This slideshow presents an examination of propensity score modelling and its potential for replicating the findings of a randomized controlled trial in evaluation research.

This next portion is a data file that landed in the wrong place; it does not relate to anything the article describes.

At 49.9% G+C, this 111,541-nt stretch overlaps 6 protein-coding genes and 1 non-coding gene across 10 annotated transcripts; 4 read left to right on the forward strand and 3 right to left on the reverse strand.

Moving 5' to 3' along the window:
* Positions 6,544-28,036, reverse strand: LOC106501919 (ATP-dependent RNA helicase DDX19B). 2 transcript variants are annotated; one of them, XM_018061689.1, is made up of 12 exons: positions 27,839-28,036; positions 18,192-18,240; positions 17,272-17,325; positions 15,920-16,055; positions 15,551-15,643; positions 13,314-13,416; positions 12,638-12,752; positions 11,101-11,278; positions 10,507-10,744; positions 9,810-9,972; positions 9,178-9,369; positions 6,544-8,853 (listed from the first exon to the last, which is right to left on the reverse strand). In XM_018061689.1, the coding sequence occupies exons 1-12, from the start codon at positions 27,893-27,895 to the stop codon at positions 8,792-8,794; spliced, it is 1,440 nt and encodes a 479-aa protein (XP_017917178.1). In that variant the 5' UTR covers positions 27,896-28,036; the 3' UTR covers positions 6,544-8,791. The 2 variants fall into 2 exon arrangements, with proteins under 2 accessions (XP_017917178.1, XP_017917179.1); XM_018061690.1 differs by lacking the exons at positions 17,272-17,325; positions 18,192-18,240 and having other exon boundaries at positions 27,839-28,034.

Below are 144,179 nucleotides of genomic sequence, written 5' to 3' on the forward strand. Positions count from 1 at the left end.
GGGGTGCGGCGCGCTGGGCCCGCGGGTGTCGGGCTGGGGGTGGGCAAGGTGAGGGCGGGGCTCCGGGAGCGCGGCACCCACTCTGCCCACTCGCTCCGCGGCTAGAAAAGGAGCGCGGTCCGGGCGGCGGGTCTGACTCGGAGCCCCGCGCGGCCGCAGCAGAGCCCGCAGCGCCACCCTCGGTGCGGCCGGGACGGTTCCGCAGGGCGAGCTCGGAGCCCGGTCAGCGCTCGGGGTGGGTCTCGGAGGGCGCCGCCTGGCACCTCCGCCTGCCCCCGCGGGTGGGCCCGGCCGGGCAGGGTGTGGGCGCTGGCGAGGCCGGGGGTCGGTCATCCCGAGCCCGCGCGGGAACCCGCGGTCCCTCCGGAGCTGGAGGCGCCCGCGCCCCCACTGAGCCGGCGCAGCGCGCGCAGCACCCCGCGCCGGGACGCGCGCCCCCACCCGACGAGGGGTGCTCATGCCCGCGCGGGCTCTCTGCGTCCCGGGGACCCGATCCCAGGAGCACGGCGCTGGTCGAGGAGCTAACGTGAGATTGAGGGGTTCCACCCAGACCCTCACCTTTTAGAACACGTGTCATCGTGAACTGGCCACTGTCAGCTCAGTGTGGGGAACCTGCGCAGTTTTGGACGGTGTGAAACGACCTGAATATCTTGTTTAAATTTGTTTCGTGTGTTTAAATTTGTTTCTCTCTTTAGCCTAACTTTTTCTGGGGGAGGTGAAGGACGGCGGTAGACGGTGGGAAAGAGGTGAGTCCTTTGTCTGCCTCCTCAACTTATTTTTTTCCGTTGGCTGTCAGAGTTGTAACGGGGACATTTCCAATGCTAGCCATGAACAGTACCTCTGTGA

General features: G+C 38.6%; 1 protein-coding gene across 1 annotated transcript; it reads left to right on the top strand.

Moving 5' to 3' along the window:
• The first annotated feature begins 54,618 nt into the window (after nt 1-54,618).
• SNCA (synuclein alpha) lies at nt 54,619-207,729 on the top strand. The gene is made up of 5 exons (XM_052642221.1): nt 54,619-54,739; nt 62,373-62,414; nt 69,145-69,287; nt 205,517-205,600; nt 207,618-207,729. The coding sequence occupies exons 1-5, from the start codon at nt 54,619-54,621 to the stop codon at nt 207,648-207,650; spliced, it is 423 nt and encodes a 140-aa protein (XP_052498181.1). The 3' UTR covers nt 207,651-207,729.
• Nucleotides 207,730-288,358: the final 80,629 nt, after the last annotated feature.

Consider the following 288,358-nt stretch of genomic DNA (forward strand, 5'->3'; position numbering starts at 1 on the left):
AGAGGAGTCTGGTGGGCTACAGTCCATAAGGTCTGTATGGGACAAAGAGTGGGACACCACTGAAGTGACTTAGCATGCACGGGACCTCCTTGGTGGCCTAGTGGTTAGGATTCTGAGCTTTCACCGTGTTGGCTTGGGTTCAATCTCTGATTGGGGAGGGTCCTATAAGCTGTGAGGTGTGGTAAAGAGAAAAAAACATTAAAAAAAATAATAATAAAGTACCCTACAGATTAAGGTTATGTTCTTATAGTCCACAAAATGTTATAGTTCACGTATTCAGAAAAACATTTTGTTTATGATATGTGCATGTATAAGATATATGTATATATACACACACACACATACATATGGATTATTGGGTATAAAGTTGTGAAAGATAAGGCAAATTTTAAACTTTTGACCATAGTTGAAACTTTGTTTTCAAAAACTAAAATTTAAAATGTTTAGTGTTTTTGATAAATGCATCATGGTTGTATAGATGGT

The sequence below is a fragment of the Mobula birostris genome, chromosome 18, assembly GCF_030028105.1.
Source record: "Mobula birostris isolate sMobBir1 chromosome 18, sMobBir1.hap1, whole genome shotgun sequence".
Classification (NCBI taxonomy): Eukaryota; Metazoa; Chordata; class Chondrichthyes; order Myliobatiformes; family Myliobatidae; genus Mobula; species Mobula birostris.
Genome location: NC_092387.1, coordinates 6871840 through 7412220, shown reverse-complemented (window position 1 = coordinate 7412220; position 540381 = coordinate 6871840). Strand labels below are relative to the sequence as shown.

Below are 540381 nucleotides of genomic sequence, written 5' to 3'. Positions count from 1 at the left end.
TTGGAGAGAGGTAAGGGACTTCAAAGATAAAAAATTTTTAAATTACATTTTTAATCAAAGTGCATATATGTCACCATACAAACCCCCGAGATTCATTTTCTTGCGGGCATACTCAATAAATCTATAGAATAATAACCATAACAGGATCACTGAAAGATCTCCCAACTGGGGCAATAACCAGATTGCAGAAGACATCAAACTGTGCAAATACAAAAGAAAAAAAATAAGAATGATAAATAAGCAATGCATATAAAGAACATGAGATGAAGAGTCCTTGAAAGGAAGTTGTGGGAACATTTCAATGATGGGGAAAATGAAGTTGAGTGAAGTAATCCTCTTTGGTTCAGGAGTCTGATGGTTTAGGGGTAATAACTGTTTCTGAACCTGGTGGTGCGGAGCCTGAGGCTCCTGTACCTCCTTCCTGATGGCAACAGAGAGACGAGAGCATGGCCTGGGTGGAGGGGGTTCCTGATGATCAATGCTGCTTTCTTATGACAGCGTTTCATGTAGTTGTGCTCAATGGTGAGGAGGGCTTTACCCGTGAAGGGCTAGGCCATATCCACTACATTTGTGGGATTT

The presenters of this slideshow discuss propensity score modelling (PSM) and whether it may adequately replace randomized controlled trials (RCTs), which have been the ideal for methodological research but are not always possible in many criminal justice settings. This presentation reports on an investigation that tested the ability of PSM techniques to replicate the findings from 10 criminal justice RCTs. PSMs were designed to simulate the randomization of an RCT, and many criminal justice researchers, agencies, and funders, have demonstrated a preference for PSMs in evaluation research. The presenters note, however, that few cross-validation studies exist that test the ability of PSM to replicate the findings of an RCT, and previous research suggest mixed findings on the topic. The presenters’ investigation into whether PSM techniques were able to replicate RCT findings would determine whether PSM should continue to be used in criminal justice research. Before presenting the details of the analysis, the researchers provide their methodological overview: identify appropriate RCTs to test; introduce artificial selection bias, removing RCT balance; conduct several PSM analyses; compare balance of RCT and PSM techniques; examine outcomes, specifically the difference in PSM and RCT estimates; meta-analyze the results; and perform moderator analyses of important PSM traits. Results suggest that PSM can be an effective means for simulating an RCT experiment: PSM replicated the direction and magnitude of RCT findings to a high degree; magnitude of effective size (ES) differences from across PSM were small; and in five of the seven PSM comparisons, differences in d range were not statistically different than zero.
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